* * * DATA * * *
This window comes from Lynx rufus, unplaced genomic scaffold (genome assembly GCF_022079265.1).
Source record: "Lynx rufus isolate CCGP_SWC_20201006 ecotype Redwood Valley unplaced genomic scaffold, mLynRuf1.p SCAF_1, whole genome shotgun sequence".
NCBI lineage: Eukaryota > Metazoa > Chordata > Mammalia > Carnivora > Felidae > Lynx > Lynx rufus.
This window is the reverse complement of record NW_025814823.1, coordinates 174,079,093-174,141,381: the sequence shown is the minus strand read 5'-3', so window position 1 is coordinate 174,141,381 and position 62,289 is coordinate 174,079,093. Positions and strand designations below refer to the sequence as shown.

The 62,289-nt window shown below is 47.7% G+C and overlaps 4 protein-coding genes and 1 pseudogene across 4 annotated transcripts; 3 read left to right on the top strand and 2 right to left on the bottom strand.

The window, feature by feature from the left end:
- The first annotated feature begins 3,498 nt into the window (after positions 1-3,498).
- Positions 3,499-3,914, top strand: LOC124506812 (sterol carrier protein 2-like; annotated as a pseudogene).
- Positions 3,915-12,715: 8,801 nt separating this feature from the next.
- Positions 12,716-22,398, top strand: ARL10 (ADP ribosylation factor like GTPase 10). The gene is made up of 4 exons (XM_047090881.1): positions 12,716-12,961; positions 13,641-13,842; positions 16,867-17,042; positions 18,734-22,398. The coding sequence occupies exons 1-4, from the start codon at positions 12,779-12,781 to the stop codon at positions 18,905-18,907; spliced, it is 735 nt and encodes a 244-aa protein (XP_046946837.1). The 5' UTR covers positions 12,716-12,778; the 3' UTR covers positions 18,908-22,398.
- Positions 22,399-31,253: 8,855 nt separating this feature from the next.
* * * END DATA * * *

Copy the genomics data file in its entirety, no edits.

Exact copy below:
This window comes from Lynx rufus, unplaced genomic scaffold (genome assembly GCF_022079265.1).
Source record: "Lynx rufus isolate CCGP_SWC_20201006 ecotype Redwood Valley unplaced genomic scaffold, mLynRuf1.p SCAF_1, whole genome shotgun sequence".
NCBI lineage: Eukaryota > Metazoa > Chordata > Mammalia > Carnivora > Felidae > Lynx > Lynx rufus.
This window is the reverse complement of record NW_025814823.1, coordinates 174,079,093-174,141,381: the sequence shown is the minus strand read 5'-3', so window position 1 is coordinate 174,141,381 and position 62,289 is coordinate 174,079,093. Positions and strand designations below refer to the sequence as shown.

The 62,289-nt window shown below is 47.7% G+C and overlaps 4 protein-coding genes and 1 pseudogene across 4 annotated transcripts; 3 read left to right on the top strand and 2 right to left on the bottom strand.

The window, feature by feature from the left end:
- The first annotated feature begins 3,498 nt into the window (after positions 1-3,498).
- Positions 3,499-3,914, top strand: LOC124506812 (sterol carrier protein 2-like; annotated as a pseudogene).
- Positions 3,915-12,715: 8,801 nt separating this feature from the next.
- Positions 12,716-22,398, top strand: ARL10 (ADP ribosylation factor like GTPase 10). The gene is made up of 4 exons (XM_047090881.1): positions 12,716-12,961; positions 13,641-13,842; positions 16,867-17,042; positions 18,734-22,398. The coding sequence occupies exons 1-4, from the start codon at positions 12,779-12,781 to the stop codon at positions 18,905-18,907; spliced, it is 735 nt and encodes a 244-aa protein (XP_046946837.1). The 5' UTR covers positions 12,716-12,778; the 3' UTR covers positions 18,908-22,398.
- Positions 22,399-31,253: 8,855 nt separating this feature from the next.